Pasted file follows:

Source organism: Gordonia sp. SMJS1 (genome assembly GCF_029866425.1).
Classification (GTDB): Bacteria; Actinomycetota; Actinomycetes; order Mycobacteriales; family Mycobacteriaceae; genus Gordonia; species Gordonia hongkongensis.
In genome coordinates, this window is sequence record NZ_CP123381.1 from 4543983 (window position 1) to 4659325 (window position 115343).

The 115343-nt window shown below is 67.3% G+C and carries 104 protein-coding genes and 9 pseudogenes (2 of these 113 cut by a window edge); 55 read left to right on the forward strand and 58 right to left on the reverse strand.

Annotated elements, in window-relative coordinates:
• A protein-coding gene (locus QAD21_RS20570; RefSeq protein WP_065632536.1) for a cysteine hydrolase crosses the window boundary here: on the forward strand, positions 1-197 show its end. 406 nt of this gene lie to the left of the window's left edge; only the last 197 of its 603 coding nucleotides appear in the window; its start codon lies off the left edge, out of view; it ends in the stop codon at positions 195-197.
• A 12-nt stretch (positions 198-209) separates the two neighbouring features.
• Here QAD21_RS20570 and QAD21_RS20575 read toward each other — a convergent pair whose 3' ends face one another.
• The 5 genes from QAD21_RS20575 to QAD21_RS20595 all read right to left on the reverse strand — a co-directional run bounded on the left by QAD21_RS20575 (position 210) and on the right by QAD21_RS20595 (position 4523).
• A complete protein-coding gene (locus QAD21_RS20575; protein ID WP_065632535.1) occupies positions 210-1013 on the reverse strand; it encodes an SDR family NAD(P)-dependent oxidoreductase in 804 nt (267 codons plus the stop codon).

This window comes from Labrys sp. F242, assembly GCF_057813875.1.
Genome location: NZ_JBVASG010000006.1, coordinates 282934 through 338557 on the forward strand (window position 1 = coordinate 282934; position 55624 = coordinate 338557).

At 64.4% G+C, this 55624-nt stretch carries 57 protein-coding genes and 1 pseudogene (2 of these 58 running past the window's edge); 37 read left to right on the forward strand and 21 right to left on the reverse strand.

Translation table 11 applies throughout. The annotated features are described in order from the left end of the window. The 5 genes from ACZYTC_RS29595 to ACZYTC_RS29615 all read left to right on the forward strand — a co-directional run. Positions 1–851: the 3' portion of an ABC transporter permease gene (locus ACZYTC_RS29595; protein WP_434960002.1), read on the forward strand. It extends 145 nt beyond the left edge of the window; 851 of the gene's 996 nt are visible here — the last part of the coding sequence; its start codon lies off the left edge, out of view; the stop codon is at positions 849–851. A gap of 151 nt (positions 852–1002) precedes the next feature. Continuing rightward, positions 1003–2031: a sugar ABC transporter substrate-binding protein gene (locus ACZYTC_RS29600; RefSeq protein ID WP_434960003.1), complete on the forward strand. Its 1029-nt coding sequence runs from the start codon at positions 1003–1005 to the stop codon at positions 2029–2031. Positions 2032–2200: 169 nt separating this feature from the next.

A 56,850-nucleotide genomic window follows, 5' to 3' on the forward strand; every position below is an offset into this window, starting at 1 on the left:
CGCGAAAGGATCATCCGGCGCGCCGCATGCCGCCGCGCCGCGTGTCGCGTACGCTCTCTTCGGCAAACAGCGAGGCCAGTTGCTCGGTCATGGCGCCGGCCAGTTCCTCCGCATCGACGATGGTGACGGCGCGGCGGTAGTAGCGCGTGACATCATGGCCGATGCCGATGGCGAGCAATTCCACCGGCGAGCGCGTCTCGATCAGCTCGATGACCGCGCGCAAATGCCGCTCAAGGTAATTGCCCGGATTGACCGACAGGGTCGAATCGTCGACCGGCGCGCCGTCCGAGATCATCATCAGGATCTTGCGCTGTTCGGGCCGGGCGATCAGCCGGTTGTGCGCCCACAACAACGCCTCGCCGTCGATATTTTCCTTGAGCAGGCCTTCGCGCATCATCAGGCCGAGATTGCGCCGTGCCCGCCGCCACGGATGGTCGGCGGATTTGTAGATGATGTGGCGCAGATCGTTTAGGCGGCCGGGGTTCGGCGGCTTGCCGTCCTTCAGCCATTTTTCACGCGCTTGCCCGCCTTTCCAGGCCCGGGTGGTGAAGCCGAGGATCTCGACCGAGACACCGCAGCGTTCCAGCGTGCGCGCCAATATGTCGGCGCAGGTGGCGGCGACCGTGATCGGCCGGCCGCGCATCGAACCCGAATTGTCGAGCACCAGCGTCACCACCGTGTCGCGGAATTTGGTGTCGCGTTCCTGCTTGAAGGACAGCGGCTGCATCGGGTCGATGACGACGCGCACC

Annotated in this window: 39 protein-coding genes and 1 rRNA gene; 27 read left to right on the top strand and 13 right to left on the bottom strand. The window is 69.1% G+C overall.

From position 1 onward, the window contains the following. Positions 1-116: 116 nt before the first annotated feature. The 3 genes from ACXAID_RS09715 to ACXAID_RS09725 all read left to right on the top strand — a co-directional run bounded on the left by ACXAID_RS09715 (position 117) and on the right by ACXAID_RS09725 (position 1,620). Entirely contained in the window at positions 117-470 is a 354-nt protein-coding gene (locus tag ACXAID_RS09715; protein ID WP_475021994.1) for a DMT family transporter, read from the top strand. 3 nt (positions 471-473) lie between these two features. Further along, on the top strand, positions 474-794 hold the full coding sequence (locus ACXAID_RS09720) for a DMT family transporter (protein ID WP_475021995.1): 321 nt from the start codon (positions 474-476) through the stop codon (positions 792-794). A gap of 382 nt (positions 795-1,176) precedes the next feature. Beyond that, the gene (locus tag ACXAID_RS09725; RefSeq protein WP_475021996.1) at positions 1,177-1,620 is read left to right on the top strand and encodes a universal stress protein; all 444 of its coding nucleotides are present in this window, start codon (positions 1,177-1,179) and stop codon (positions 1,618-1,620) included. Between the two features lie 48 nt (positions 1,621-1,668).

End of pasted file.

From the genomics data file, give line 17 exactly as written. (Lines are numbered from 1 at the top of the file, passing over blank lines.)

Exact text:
Annotated in this window: 39 protein-coding genes and 1 rRNA gene; 27 read left to right on the top strand and 13 right to left on the bottom strand. The window is 69.1% G+C overall.